The Border Patrol Pay Security Act of 2019, introduced by Rep. Henry Cuellar from the 28th Congressional district of Texas, would improve pay for agents working for U.S. Customs and Border Protection. If approved, H.R. 2335 would allow border agents to regain access to overtime compensation as was previously called for within the Fair Labor Standards Act. By reinstating overtime pay for specific duties, the act would align pay for border agents with the compensation earned by other federal law enforcement agents.

Cuellar said that low pay for border agents has caused a staffing shortage at the CBP. The agency’s ongoing difficulty with recruitment and retention has begun to interfere with its ability to perform duties. In addition to inhibiting border security, the insufficient staff levels have caused delays of legal trade at ports of entry, he said.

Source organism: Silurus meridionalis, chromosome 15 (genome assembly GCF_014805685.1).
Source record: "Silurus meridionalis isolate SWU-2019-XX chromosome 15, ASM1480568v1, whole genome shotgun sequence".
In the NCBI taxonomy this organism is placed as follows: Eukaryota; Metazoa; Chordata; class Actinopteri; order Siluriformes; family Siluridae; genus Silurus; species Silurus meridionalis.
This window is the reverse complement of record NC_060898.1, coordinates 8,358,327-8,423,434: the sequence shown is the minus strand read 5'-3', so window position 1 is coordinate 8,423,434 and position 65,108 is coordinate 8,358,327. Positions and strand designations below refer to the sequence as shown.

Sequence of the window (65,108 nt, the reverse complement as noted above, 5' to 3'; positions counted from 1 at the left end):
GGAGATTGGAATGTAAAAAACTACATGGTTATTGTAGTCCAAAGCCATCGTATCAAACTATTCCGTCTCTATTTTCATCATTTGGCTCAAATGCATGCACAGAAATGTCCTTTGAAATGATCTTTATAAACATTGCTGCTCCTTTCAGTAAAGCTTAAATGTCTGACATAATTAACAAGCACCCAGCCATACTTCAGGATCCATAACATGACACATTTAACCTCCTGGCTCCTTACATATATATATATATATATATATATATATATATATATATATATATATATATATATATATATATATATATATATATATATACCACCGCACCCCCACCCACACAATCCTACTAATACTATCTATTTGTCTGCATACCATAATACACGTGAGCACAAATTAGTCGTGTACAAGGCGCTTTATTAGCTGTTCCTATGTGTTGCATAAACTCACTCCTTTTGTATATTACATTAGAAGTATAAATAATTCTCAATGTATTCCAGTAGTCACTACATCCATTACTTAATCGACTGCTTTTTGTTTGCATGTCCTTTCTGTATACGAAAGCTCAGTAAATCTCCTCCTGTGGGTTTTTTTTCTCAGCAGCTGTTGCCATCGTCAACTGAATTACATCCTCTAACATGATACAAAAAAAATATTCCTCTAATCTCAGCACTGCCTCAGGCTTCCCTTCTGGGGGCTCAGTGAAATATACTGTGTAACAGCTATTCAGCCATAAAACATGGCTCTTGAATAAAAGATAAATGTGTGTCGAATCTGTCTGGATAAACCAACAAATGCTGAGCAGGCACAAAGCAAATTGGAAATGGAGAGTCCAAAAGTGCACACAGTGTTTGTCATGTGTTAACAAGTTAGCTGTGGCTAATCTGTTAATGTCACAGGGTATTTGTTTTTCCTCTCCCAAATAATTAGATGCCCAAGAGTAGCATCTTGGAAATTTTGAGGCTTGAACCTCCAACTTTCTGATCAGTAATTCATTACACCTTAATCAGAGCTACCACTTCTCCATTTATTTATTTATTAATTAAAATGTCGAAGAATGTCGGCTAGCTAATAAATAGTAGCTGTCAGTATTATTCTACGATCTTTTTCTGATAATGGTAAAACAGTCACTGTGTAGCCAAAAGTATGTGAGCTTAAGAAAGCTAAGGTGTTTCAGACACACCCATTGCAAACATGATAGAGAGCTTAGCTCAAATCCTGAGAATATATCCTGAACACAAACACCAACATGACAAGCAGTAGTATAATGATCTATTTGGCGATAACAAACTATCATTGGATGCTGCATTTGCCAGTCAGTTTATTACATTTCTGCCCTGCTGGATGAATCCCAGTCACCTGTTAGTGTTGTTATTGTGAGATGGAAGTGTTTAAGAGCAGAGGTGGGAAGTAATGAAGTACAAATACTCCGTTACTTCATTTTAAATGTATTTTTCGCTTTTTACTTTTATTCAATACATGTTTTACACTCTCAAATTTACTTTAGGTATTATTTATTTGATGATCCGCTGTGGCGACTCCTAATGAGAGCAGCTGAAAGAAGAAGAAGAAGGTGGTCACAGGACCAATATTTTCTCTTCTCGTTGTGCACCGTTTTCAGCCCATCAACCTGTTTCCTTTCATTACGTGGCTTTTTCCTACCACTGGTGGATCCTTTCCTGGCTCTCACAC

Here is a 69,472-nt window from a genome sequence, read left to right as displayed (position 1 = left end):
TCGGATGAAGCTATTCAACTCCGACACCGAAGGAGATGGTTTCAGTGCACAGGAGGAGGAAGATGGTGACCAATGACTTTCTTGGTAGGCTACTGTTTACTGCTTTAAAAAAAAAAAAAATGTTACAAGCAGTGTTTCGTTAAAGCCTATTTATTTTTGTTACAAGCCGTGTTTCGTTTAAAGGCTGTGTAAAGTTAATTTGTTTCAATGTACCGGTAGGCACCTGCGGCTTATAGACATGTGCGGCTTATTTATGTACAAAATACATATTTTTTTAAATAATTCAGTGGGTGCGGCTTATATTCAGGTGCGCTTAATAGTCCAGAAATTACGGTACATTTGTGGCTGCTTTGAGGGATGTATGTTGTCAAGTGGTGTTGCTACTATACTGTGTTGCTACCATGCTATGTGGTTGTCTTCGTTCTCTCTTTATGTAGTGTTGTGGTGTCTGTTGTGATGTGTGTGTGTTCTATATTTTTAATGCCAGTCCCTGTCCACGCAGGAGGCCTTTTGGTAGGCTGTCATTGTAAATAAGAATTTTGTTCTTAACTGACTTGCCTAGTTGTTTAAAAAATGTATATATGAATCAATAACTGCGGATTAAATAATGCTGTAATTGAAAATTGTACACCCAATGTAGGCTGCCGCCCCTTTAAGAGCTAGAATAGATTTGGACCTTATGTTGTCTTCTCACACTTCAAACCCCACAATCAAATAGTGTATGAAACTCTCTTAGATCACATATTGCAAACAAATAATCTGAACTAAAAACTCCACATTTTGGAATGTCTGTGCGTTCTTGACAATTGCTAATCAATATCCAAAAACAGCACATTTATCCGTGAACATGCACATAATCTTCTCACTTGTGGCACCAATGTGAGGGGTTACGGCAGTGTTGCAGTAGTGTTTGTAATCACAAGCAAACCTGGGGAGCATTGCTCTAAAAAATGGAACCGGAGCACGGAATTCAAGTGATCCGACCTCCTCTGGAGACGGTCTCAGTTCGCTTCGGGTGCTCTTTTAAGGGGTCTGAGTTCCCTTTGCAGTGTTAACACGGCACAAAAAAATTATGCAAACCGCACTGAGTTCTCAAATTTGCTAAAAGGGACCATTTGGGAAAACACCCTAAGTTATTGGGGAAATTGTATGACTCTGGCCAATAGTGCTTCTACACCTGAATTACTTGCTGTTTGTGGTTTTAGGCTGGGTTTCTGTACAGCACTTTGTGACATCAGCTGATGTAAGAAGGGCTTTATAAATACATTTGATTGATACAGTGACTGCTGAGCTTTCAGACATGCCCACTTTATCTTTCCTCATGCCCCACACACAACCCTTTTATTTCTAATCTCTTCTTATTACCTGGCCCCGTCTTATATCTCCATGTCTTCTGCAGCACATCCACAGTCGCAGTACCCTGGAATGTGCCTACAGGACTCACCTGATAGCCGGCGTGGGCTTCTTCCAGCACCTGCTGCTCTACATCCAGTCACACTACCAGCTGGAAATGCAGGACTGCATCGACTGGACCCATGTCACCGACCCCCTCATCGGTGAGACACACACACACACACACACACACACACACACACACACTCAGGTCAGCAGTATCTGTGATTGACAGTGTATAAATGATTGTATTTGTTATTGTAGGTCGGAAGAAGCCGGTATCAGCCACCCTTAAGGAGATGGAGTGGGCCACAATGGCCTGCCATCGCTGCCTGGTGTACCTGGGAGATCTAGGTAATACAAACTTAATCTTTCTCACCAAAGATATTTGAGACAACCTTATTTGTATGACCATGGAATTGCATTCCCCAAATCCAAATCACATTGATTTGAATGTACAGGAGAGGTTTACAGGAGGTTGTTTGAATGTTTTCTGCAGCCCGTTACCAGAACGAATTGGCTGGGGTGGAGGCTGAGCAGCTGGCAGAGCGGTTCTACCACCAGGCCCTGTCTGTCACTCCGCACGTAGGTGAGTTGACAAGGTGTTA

The demanding nature of border patrol work also decreases the appeal of working for CBP. The lack of competitive pay motivates agents to retire or seek employment in law enforcement positions that pay overtime, offer consistent work schedules and often require less physical exertion.

Although legislative efforts might allow border agents to receive overtime pay in the future; many workers do not have anyone who will advocate for their needs unless they seek legal representation. An attorney might support a person who needs to confront an employer over unpaid overtime, failure to pay minimum wage or denied breaks. After looking at the evidence, an attorney could determine if the employer broke wage and hour laws. When an attorney communicates a claim to an employer, the person might avoid retaliation for complaining and collect back pay.